>Sensors

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The environment contains all kinds of states, agents and events. Living beings obtain information about them through sensors, sensitive proteins capable of undergoing a change in contact with a particular physicochemical variation.



The receptors of the retina are sensitive to changes in the light reflected on objects; the ear ones, to the mechanical waves generated by interactions of objects; the smell and taste ones, to molecules with information about various elements of the environment, appetitive and/or adverse …



There are light receptors, mechanical receptors, thermal receptors, chemical receptors… and there are also necrotic damage (consummated or imminent) receptors.



The body is packed with sensors-receptors of consummated necrosis, located in the membrane of specific neurons and immune system cells, vigilant, capable of detecting violent cell death (necrosis).



Receptors of the retina (photoreceptors) detect light, photons, and the vigilant neurons of necrosis (nociceptors) detect signs of necrosis. If there is no light, there is no activation of photoreceptors. If there is no necrosis, there will be no activation of necrosis sensors (truism).



The necrotic cell loses membrane integrity and internal chemicals are released. Necrosis receptors pick them up and the reaction ‘molecules-death—necrosis sensor’ generates an electrical signal that contains information about the deadly incident, an electrical signal that is carried by the neuron to various assessment and defensive response centers.



In threat of imminent but not consummated necrosis, neurons and immune vigilant cells detect dangerous agents and states: extreme temperatures, germs, mechanical stimuli, lack of oxygen, acids… Membrane sensors react to such agents and states and report the hazard and the need to respond to the threat. Signals of necrosis danger are produced, but not signals of consummated necrosis.



In imagined, probabilistic, speculated necrosis, no nociceptors are activated for the same reason as in the dark no photoreceptors are activated or in the silence no ear receivers are activated.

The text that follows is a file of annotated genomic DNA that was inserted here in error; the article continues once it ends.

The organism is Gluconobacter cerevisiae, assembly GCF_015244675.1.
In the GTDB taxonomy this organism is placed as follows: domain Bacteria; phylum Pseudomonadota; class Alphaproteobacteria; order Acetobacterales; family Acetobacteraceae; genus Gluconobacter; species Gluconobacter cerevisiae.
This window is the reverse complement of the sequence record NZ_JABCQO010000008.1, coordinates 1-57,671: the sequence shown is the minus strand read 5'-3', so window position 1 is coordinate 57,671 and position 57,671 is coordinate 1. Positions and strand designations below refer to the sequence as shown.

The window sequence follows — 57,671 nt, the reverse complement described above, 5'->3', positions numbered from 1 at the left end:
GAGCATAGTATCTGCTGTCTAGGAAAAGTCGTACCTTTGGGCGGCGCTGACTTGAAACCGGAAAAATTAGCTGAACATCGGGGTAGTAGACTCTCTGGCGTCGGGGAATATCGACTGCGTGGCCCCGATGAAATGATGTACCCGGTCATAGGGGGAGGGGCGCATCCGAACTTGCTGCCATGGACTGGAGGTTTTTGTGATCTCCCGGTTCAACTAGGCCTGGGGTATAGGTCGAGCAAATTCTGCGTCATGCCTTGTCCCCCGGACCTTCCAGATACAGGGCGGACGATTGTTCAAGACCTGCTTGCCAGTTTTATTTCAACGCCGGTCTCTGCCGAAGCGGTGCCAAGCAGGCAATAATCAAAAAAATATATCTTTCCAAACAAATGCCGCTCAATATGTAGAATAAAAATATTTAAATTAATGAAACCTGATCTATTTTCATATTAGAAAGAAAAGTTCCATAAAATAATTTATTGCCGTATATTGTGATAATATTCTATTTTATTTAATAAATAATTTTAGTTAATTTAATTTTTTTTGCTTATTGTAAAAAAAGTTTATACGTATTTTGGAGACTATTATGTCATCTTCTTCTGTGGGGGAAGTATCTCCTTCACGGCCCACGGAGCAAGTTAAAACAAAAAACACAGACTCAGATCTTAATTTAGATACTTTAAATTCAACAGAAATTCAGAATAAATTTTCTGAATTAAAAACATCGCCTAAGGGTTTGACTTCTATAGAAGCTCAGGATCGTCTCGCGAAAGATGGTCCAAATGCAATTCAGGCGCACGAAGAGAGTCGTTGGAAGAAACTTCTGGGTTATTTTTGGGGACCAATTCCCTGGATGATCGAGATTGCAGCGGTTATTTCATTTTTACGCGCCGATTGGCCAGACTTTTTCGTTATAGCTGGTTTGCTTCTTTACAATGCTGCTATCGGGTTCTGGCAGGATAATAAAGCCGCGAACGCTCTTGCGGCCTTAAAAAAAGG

In the absence of sensory activation (light, sound waves, aromatic molecules, extreme hot and cold, stretches, mechanical compressions, insufficient oxygen quantities, pH…) the brain can activate the areas responsible for visual, sound, touch, scent, taste perception, and generate a mild and fading perceptual version. We can imagine tastes, smells, sounds, images, pain, hunger…



Usually the absence of sensory signal contains the imaginative function, it reduces it to something very subtle and inconsistent.



When we sleep, sensory inputs are disconnected. The imaginative brain processes past and future sensory data, real and fantastic, constructs impossible narratives, free ones. The brain dreams, plays with the real and the unreal. The perception becomes realistic, hallucinatory. It doesn’t need any senses. They are an obstacle.



Reality can be experienced or imagined. Senses hold the imagination but don’t always succeed at doing it.



The IASP says (International Association for the Study of Pain) that pain is an unpleasant sensory and emotional experience. I disagree. Current sensory experience is not needed. Consummated or imminent necrotic damage sensors can be mute.



“… Vision is a sensory experience …”. Not always. Sometimes we see things that are not there. There is no activation of photoreceptors, but apparently what we see is real.



– Does this mean that my brain has hallucinations, delusions of mind?



– It creates hallucinatory states of imminent necrotic damage, but not mental delusion or madness. It’s just wrong. It rates some non-existent threats as true. It doesn’t wait until necrosis occurs. It tries to prevent danger. Turn on the pain…
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